Engagement is everything for Generation Y. Accustomed to receiving feedback via a host of technologies and social media, the members of this generation want to know their contributions are valued and appreciated. Employers who show appreciation for hard work and who recognize the value of their workers' lives outside the workspace will find it easier to retain top talent. Keeping current employees happy, then, can be one of a company's most effective marketing strategies, as workers praise their employers and spread positive buzz both internally and externally. The converse scenario applies as well; the talk of unhappy employees can negatively affect the company's hiring and retention efforts.
The main idea behind talent acquisition is to move away from a reactive thinking i.e. to recruit when an individual is either promoted or leave the organization to a more pro-active one involving building of the desired skill sets.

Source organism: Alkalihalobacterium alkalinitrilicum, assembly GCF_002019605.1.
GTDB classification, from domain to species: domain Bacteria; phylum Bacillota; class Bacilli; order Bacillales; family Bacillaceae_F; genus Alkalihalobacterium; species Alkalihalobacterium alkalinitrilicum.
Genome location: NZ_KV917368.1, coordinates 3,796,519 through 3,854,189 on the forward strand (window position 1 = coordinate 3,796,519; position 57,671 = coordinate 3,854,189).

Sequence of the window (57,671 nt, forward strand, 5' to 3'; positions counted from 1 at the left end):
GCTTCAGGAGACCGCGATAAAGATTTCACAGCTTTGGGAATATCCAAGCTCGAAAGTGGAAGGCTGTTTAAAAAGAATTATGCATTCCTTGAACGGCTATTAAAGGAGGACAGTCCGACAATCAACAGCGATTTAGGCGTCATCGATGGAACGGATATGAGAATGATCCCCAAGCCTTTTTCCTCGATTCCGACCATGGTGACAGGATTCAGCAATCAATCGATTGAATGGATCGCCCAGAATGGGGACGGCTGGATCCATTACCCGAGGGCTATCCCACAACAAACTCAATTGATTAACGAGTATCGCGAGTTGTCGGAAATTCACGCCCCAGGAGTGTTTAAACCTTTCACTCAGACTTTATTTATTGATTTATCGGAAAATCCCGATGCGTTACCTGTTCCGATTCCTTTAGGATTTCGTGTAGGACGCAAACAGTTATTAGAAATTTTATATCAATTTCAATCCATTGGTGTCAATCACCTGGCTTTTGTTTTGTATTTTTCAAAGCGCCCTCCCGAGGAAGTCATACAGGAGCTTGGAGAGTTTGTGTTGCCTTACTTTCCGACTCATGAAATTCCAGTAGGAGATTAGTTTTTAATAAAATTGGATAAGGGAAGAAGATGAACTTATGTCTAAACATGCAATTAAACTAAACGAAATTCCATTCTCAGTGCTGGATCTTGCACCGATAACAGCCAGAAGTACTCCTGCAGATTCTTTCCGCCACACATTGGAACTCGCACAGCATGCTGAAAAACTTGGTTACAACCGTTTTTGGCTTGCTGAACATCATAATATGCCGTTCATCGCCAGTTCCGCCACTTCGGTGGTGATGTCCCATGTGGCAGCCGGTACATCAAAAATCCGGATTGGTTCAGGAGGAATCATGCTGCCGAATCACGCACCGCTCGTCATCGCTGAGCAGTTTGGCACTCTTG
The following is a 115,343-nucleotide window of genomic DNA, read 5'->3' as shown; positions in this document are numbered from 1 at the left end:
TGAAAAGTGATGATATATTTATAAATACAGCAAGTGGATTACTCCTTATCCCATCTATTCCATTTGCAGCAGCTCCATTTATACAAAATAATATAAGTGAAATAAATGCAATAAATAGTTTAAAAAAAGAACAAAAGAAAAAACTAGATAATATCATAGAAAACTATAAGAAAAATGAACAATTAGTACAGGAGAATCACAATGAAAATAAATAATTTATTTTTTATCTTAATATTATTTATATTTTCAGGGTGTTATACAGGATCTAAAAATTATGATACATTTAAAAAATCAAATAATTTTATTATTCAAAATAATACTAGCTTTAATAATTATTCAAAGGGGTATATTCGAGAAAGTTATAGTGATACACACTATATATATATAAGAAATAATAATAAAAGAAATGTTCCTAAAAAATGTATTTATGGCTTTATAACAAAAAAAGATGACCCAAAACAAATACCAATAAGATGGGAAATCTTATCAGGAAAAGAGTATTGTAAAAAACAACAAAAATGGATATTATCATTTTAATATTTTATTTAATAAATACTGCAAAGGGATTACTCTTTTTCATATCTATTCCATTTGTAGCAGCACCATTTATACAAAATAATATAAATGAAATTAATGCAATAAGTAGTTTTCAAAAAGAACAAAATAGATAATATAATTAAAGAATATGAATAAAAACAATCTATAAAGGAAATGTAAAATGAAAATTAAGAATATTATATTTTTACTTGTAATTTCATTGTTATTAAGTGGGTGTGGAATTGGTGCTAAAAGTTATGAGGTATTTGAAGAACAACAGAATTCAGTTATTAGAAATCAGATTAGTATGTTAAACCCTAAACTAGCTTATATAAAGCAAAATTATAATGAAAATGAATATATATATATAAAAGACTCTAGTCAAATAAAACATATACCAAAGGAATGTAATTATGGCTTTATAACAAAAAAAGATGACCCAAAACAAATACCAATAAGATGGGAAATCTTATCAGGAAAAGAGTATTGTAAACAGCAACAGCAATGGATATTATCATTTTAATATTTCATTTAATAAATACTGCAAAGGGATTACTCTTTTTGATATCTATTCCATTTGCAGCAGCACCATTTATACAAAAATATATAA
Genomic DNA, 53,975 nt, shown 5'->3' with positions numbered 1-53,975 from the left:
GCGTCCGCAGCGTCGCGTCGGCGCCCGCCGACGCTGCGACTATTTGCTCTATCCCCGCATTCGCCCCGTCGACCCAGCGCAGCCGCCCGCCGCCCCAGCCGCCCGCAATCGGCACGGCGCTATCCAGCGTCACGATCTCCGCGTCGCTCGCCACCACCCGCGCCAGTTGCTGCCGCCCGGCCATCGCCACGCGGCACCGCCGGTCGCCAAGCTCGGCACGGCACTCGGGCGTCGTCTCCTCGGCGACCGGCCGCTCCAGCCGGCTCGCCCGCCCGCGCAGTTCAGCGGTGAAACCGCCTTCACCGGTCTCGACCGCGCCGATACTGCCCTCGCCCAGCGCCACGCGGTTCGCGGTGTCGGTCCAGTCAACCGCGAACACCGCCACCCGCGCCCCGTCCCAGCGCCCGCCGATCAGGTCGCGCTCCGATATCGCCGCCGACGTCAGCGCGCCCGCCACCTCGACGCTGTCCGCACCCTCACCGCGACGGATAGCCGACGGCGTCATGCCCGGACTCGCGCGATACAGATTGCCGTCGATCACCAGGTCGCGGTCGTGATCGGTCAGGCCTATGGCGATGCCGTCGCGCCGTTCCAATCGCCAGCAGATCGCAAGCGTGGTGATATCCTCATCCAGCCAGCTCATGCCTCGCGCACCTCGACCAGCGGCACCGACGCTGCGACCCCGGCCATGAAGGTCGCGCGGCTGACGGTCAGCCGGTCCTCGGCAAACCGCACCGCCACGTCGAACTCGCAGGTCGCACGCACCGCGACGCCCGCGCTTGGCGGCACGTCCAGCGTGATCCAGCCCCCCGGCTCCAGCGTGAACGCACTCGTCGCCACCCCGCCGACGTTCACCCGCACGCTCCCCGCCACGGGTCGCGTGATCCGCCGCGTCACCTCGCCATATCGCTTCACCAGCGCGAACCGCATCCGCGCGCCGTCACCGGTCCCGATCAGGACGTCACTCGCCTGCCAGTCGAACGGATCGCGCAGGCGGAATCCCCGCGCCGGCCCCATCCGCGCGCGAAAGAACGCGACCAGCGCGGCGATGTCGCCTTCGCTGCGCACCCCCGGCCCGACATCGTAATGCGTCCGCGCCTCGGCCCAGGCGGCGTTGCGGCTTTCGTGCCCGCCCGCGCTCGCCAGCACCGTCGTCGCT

People generally believe that though people are our 'Most Important Assets', and it is the responsibility of HR to manage people. But in reality it's proven that Talent leads to better performance of the company, all Managers are accountable for strengthening their talent Pool and are central part of company's function.
It is important that you make your employees clearly aware of their performance. This will not only build confidence of your employees but will also help them to grow. Provide feedback to your employees, and encourage them to improve their performance.
Poaching is one of the quickest way to get talented people onboard and it is not unethical as well. If I identify a talented person who fits my requirement in another company and if I can lure that talent in to my organization then I have every right to poach the same.
For the past five years, we have gotten a taste of what it is going to feel like in a market where there are simply not enough qualified people to fill the jobs needed to be filled. The recent downturn has caused organizations to stop many of the programs that were starting to show promise in the field of Human Capital Management, particularly in the recruiting side of the house.